With a passion for storytelling and a relentless devotion to showcasing the untold stories of Black Canadians, KhaRå Martin stands as a shining light in the journey to recognize, amplify and celebrate these voices. Produced by OYA Media Group, Black Community Mixtapes is a five-part docu-series streaming on Citytv Toronto which examines the invaluable contributions of these unsung icons while highlighting history that is integral to our nation’s identity.
“History is polyvocal,” KhaRå tells me. “Most times we look at history through the same lens of the same people. This show is about covering the stories that we know and love through a different perspective. We go back to the communities and let the people who were there from the start tell history from that perspective.”
Created, produced and directed by Alison Duke and Ngardy Conteh George, the show follows KhaRå on her quest to rediscover Canada’s Black history and unveils personal archives which have shaped the Canadian Black culture into what it is today. “Starting off, my idea was to travel across Canada to explore history,” she reveals. “However, we decided to start right here, from our backyards to basements and even garages. It was amazing to discover how much personal archives we have here.” Although this fifty- year-long remix of Canadian history specifically focuses on Toronto, KhaRå tells me she still plans on travelling all over Canada to uncover the countless untold stories of Black history.
Driven by the relentless mission of elevating underrepresented and overlooked voices, this series transcends the pages of repeated history and enters the world of lived experiences, hardships and insightful conversations. KhaRå explores these voices in one of her episodes focusing on Caribana. “We had people who were actively involved in the development of Caribana. It was interesting to look at history in that way from the mass camps to the Canadian queen show and even all the people on the ground who made it a reality,” she says.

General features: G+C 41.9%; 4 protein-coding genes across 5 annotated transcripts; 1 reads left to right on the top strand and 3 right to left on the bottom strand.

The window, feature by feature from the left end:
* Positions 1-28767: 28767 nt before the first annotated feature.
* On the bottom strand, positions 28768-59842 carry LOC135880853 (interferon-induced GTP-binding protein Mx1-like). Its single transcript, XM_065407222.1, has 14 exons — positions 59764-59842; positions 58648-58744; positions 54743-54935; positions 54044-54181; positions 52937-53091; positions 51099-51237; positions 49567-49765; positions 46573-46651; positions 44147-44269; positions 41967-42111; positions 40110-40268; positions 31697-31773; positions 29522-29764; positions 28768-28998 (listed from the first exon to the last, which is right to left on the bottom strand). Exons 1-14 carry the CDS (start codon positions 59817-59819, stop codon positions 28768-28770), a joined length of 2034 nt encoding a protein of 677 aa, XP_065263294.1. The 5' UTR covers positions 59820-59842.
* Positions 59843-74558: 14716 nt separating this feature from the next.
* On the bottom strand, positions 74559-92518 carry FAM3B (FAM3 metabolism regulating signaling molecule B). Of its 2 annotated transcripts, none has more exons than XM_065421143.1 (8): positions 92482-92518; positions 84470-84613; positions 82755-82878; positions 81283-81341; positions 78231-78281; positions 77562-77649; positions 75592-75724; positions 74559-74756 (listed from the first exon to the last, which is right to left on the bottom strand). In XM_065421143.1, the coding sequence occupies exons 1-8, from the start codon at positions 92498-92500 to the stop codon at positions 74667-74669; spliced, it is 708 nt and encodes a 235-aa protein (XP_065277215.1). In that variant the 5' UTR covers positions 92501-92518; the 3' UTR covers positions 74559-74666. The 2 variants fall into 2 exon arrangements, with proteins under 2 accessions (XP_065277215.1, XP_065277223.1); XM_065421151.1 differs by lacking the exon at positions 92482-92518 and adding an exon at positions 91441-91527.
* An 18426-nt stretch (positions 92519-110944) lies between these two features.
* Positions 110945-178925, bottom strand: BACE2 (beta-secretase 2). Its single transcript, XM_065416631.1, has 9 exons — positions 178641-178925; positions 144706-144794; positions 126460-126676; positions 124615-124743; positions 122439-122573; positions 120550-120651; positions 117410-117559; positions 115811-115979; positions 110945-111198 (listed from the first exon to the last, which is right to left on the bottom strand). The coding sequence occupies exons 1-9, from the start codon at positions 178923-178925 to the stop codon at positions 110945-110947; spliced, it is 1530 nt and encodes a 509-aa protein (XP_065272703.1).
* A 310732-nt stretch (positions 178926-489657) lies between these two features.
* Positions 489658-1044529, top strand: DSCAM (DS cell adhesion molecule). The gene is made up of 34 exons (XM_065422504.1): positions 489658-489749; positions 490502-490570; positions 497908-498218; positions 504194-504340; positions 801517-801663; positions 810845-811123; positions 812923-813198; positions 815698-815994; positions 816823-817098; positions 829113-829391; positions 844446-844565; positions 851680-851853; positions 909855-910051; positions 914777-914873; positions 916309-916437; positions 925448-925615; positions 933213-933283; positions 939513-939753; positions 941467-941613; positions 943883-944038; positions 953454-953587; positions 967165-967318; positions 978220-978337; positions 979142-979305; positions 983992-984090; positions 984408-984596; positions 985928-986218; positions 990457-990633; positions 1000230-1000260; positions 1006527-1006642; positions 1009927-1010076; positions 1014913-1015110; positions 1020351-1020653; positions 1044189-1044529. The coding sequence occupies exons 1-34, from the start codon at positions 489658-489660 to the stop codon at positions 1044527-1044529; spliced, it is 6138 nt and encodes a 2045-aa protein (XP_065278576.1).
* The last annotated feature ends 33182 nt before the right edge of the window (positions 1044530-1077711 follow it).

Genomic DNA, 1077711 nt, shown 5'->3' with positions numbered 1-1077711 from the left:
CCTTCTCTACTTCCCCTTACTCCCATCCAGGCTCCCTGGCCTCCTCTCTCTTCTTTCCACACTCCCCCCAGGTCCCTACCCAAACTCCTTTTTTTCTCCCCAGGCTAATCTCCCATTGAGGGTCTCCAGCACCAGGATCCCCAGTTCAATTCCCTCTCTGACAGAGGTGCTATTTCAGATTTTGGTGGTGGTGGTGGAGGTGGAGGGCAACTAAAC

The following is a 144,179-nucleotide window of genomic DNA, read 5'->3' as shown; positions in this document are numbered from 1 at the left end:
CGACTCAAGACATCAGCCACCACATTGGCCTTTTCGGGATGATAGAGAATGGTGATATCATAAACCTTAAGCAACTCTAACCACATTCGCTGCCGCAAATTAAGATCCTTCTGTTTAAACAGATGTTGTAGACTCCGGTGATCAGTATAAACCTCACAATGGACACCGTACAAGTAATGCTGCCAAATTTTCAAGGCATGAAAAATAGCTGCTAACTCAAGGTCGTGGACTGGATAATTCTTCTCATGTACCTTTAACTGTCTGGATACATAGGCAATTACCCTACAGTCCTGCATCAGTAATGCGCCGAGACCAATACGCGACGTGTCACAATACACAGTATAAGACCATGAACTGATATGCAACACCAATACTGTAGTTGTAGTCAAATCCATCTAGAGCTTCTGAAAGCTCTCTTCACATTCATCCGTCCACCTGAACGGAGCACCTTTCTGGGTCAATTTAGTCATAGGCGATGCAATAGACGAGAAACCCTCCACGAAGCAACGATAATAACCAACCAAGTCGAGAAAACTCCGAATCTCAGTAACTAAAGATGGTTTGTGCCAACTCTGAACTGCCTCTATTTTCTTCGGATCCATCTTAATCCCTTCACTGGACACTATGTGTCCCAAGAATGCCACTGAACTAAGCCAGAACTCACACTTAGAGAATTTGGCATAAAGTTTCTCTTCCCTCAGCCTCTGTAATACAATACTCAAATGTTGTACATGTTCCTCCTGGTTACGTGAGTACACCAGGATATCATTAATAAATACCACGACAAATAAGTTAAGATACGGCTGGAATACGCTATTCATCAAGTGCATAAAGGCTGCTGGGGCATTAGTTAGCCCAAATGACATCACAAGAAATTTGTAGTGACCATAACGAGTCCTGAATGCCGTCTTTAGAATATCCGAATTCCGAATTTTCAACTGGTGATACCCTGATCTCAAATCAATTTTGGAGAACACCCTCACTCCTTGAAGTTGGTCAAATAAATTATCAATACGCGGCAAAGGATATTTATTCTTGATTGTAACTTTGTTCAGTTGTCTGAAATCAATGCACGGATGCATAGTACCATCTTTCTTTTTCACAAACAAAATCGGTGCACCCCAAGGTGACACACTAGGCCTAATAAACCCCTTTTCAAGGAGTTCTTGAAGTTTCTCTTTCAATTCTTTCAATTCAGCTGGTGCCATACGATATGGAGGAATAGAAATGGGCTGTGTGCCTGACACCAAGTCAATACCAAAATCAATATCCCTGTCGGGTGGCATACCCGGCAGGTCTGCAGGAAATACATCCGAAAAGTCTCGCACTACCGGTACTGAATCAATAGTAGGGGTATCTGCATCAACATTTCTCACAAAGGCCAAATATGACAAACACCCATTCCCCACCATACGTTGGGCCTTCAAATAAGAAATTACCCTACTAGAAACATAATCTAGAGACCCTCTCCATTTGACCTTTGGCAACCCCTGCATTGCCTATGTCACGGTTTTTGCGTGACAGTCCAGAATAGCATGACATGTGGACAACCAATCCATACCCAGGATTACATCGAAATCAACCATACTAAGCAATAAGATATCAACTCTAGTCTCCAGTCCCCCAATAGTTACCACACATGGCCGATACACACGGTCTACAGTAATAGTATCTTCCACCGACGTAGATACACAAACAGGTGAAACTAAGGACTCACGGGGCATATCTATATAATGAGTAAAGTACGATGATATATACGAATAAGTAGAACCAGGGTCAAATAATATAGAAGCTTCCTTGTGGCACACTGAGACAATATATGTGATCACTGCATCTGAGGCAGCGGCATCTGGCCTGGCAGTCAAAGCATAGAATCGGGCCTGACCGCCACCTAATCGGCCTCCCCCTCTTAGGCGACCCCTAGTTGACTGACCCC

“All our guests were specifically curated for a reason as we looked at history through a marginalized lens by inviting people who do not get many opportunities to tell their own story,” she says. “When we look at Hip Hop, we think of the artists rather than the radio DJs who were interacting with them. This could also be said for activism as this applies to the protesters, but what about the photographers or videographers who capture them? Without them, we won’t know anything during that time. It is important we tell history from that perspective.”
KhaRå also has a personal connection with Black Community Mixtapes, and used some of her own family’s old footage in the series.
“I am Caribbean, half Jamaican and half Trinidadian,” she says. “I had to go into my grandfather’s house to get those tapes which were more than 100 VHS. We were able to digitize history which we have never seen before.”
For KhaRå, the series was an opportunity to encourage future generations and the government to archive history. In her own words, “ It is up to us as the future generation to digitize and store this. It does not just stop here but I think it is time for the government to create a Black museum where we can archive our history and give it a proper resting place.”
It’s safe to say that KhaRå Martin is not stopping anytime soon. Reflecting on the memorable moments of filming the Black Community Mixtapes, KhaRå shares with me the joy of working in a Black-led production company with many women of colour. “It was nice to work in that environment where we are telling stories by us.”
She’s continuing to tell these stories in her latest project called Scarborough Love, loosely based on her parent’s love story, as well as Durham to the People, which looks at the sustainability of the housing markets through the Black lens. “These are stories which reflect my upbringing and as a form of representation for marginalized voices”.